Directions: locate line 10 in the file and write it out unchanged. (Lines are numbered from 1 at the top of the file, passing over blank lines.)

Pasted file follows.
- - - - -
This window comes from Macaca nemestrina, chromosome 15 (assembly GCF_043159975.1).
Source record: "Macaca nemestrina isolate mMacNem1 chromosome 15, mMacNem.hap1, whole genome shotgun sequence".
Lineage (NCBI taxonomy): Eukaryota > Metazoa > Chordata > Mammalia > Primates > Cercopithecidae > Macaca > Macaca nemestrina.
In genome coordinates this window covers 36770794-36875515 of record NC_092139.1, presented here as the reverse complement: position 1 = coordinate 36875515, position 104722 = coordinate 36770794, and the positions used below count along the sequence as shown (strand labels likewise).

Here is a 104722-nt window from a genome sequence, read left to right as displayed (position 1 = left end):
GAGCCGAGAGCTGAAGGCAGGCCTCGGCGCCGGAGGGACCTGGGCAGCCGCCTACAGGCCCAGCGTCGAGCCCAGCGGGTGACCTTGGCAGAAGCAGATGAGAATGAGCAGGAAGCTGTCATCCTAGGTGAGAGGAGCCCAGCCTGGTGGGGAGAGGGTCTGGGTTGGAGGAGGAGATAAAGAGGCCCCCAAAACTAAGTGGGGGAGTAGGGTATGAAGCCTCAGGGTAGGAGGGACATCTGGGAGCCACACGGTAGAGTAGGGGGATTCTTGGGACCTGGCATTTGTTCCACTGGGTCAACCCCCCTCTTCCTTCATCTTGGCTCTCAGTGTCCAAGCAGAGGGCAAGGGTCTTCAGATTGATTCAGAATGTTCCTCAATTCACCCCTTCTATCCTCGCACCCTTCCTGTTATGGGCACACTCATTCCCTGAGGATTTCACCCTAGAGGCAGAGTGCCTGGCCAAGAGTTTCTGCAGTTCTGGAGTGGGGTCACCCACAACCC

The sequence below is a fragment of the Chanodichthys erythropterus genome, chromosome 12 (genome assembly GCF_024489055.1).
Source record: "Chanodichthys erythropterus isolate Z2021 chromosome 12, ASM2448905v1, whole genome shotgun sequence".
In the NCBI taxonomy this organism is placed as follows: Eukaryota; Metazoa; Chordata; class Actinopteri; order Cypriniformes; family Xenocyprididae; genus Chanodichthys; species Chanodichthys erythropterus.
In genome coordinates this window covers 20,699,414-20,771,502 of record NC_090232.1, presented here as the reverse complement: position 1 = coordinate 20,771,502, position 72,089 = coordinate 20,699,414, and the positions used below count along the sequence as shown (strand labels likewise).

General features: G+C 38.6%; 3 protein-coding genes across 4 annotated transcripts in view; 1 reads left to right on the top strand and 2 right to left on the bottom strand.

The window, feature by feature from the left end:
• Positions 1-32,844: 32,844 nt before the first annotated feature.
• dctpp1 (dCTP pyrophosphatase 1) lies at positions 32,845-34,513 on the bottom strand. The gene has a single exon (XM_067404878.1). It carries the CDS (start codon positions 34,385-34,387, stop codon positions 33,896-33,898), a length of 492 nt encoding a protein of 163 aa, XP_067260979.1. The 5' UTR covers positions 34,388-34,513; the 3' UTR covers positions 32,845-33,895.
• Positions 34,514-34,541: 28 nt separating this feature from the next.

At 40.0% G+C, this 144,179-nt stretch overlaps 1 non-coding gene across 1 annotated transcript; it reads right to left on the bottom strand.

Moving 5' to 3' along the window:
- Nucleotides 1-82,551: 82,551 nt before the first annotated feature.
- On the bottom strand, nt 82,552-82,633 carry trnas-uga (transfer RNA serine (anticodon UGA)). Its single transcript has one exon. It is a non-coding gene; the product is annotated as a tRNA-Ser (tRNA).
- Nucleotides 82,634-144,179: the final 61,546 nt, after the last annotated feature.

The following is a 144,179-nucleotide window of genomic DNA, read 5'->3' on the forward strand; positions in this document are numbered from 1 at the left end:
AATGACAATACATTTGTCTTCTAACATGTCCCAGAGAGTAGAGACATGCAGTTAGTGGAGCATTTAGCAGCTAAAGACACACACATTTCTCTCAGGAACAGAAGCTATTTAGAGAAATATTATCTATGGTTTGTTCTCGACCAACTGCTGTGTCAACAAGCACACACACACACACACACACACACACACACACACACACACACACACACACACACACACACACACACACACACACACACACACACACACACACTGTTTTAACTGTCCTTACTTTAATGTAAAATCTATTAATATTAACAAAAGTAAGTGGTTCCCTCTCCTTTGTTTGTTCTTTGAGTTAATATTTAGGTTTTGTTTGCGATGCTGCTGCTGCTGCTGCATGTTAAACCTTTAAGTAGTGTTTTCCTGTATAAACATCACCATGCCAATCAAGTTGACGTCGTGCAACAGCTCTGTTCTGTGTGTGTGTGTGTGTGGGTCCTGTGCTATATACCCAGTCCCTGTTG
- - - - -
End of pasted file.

In genome coordinates this window covers 20,699,414-20,771,502 of record NC_090232.1, presented here as the reverse complement: position 1 = coordinate 20,771,502, position 72,089 = coordinate 20,699,414, and the positions used below count along the sequence as shown (strand labels likewise).